General information

Babesiosis in mammals has become one of the most important parasitic diseases. The pathogens, which belong to the order Piroplasmida, are transmitted by ticks.

In peracute or acute infections, unspecific clinical signs such as fever, apathy and loss of appetite appear between the 5th and 28th day p. i. Anaemia, icterus and massive haemoglobinuria occur. A chronic infection is characterised by fatigue and emaciation of the animals over months, anaemia and intermittent periods of fever.

Without treatment, dogs can also develop a subclinical form with the blood count being normal again. Many imported dogs from the south are subclinically infected and thus pose a risk of infection for other dogs. In addition, the infection can be reactivated in these dogs by various factors. Cattle and horses can also remain carriers of Babesia for many years.

Dog

Babesia canis

B. canis is transmitted by Dermacentor reticulatus and is more virulent than B. vogeli. A distinction is made between the French and the Hungarian strain.

French strain: Distribution: north and east Mediterranean area, locally in Holland (The Hague, Arnhem), focuses in western Germany (Saarland, Rhineland-Palatinate, Baden-Wuerttemberg). What is often noticed about the French strain is its low antibody production.

Hungarian strain: Distribution: Hungary, Ukraine, Romania, eastern Germany.

What is often noticed about the Hungarian strain is its high antibody production. In 80% of the animals, new infections with the Hungarian strain lead to death if untreated. In this strain, it is particularly important to achieve pathogen elimination with the treatment in order to counteract further spread of this strain.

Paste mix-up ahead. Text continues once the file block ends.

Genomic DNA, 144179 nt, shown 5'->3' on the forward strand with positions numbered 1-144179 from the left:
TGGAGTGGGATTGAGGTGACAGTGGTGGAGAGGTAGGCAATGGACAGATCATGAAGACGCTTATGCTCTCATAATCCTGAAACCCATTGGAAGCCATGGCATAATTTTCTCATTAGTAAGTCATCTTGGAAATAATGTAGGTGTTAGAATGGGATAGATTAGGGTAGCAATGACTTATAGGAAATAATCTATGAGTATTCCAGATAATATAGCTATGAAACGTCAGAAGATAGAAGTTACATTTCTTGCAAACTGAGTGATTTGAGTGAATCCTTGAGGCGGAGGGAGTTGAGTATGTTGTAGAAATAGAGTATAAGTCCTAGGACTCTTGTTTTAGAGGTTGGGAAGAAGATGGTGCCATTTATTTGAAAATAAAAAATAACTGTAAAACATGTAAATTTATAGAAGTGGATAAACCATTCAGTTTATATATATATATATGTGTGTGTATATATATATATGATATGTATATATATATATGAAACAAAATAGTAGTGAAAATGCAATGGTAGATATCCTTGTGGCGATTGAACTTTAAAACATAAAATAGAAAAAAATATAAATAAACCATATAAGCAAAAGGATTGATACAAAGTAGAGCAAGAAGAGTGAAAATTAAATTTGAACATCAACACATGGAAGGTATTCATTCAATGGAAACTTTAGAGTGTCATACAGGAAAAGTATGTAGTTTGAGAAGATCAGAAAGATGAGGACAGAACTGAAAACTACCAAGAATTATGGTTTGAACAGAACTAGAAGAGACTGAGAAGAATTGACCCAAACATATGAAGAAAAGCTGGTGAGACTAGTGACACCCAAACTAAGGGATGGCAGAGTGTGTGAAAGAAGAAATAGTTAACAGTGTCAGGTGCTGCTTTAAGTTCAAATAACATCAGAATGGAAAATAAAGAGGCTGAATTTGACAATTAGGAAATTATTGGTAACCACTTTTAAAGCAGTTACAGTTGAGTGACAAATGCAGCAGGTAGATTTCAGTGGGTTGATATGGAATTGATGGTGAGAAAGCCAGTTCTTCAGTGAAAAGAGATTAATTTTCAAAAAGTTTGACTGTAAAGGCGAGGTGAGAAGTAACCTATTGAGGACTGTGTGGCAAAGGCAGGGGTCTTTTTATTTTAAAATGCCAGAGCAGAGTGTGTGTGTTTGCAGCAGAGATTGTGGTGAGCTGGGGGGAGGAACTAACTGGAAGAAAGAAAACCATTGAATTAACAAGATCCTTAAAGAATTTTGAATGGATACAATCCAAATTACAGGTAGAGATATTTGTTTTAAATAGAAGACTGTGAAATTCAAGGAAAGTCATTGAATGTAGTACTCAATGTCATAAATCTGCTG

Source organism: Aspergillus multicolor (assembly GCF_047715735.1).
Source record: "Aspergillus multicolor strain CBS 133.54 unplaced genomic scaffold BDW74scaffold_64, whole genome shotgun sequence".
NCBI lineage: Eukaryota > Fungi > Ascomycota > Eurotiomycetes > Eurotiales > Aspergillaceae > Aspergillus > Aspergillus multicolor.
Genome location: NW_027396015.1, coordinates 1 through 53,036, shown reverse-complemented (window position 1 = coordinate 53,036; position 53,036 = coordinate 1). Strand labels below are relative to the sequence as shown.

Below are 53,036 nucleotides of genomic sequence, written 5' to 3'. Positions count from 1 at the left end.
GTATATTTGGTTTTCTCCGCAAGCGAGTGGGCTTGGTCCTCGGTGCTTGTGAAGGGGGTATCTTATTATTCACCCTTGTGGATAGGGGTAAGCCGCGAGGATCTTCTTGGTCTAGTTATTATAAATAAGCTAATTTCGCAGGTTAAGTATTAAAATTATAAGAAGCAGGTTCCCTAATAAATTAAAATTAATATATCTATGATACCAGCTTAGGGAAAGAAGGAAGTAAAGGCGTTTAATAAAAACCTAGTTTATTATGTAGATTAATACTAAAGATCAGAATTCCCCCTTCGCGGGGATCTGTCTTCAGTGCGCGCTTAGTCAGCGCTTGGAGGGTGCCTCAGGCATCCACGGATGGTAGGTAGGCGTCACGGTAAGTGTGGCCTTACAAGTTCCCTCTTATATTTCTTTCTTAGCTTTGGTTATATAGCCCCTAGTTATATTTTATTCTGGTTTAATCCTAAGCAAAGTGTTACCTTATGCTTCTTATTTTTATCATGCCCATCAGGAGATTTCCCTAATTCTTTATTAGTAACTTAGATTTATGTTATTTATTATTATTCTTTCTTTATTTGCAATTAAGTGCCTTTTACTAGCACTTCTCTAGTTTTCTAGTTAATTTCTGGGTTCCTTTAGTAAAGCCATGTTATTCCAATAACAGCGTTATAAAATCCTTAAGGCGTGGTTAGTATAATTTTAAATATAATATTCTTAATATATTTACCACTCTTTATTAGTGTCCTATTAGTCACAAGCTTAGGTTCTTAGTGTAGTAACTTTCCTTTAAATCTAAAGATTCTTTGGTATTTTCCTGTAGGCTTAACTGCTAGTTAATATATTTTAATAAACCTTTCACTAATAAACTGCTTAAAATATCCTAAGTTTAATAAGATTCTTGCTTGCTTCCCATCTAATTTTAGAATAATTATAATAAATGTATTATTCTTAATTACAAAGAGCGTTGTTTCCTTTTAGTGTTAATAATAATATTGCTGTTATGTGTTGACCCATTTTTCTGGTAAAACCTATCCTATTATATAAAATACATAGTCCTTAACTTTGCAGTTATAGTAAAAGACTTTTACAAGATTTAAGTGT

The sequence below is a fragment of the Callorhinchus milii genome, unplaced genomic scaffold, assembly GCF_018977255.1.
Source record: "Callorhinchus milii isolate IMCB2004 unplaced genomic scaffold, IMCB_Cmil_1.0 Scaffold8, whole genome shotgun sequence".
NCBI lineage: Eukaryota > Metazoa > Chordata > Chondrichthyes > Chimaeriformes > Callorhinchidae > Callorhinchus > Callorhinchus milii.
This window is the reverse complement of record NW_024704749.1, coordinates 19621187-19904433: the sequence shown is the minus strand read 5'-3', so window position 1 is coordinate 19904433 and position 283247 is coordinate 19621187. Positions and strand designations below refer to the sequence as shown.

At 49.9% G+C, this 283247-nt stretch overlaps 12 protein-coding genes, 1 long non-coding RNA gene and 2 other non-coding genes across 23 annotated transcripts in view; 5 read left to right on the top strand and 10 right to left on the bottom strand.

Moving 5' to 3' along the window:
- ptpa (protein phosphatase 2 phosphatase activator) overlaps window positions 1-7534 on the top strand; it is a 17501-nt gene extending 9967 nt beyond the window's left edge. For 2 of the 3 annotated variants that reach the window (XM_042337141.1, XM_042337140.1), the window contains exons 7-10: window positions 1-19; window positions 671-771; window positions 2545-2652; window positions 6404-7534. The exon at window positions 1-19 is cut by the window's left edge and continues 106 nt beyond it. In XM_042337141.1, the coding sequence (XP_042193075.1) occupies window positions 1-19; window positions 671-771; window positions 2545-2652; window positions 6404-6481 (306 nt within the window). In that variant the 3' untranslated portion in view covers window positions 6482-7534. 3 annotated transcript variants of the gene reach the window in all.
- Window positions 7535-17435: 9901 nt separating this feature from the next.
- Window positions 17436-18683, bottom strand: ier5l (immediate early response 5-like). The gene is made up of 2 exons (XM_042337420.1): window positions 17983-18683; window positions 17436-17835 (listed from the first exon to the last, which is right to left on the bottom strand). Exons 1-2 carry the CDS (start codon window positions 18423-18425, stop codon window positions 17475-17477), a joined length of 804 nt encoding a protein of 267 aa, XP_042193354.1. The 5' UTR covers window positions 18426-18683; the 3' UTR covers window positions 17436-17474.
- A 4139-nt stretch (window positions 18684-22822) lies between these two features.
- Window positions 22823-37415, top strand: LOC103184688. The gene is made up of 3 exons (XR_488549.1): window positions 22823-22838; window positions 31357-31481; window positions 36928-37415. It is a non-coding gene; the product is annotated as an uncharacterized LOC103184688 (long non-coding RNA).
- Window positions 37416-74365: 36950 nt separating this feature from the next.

Babesia vogeli

Distribution: North Africa, the whole Mediterranean area, Southern Europe, France. In Germany, 2 isolates from Dermacentor ticks were discovered in the Berlin metropolitan area and the Elbe valley.

B. vogeli is transmitted by Rhipicephalus sanguineus and often only leads to low antibody titres.

 

Babesia gibsoni

Distribution: Asia, USA, Europe (imported)

Distribution in Europe is considered questionable. The cases of Babesia gibsoni described for Portugal and Spain were corrected later, partly into the pathogen Theileria annae.

Cat

Babesia canis

Distribution: Thailand, Brazil, France, Poland, Germany

 

Babesia felis

Distribution: in parts of Africa

 

Babesia cati

Distribution: India

Horse

Babesia caballi and Theileria equi (formerly Babesia equi)

Distribution: From the tropics and subtropics to the temperate zones. Equine babesiosis (piroplasmosis) is also expected to occur in Germany.

Cattle

Babesia divergens

Distribution: in Europe from Finland down to the Mediterranean

 

Babesia major

Distribution: Central Europe in small endemic areas

 

Babesia bigemina

Distribution: tropics and subtropics; in Europe: the Balkans, coastal areas in the Mediterranean, Portugal